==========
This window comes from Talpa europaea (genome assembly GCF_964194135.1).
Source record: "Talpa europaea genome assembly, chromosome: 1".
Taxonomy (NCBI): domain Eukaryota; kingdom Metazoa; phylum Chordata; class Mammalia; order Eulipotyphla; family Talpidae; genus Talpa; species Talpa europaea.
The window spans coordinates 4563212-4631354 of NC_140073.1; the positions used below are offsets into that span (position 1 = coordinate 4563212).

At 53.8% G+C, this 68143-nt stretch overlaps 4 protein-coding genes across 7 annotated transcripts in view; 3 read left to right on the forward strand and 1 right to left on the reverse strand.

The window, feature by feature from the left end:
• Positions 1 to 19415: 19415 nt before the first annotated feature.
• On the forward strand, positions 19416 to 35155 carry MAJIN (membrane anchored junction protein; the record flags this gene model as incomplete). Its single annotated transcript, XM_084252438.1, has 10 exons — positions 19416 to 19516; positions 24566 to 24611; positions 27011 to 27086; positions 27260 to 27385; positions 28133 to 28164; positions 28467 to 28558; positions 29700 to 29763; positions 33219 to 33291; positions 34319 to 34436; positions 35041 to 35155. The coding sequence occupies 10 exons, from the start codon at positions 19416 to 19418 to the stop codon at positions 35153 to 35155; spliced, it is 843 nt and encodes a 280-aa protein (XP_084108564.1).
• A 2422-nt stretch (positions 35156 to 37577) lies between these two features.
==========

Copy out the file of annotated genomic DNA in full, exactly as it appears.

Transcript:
This window comes from Talpa europaea (genome assembly GCF_964194135.1).
Source record: "Talpa europaea genome assembly, chromosome: 1".
Taxonomy (NCBI): domain Eukaryota; kingdom Metazoa; phylum Chordata; class Mammalia; order Eulipotyphla; family Talpidae; genus Talpa; species Talpa europaea.
The window spans coordinates 4563212-4631354 of NC_140073.1; the positions used below are offsets into that span (position 1 = coordinate 4563212).

At 53.8% G+C, this 68143-nt stretch overlaps 4 protein-coding genes across 7 annotated transcripts in view; 3 read left to right on the forward strand and 1 right to left on the reverse strand.

The window, feature by feature from the left end:
• Positions 1 to 19415: 19415 nt before the first annotated feature.
• On the forward strand, positions 19416 to 35155 carry MAJIN (membrane anchored junction protein; the record flags this gene model as incomplete). Its single annotated transcript, XM_084252438.1, has 10 exons — positions 19416 to 19516; positions 24566 to 24611; positions 27011 to 27086; positions 27260 to 27385; positions 28133 to 28164; positions 28467 to 28558; positions 29700 to 29763; positions 33219 to 33291; positions 34319 to 34436; positions 35041 to 35155. The coding sequence occupies 10 exons, from the start codon at positions 19416 to 19418 to the stop codon at positions 35153 to 35155; spliced, it is 843 nt and encodes a 280-aa protein (XP_084108564.1).
• A 2422-nt stretch (positions 35156 to 37577) lies between these two features.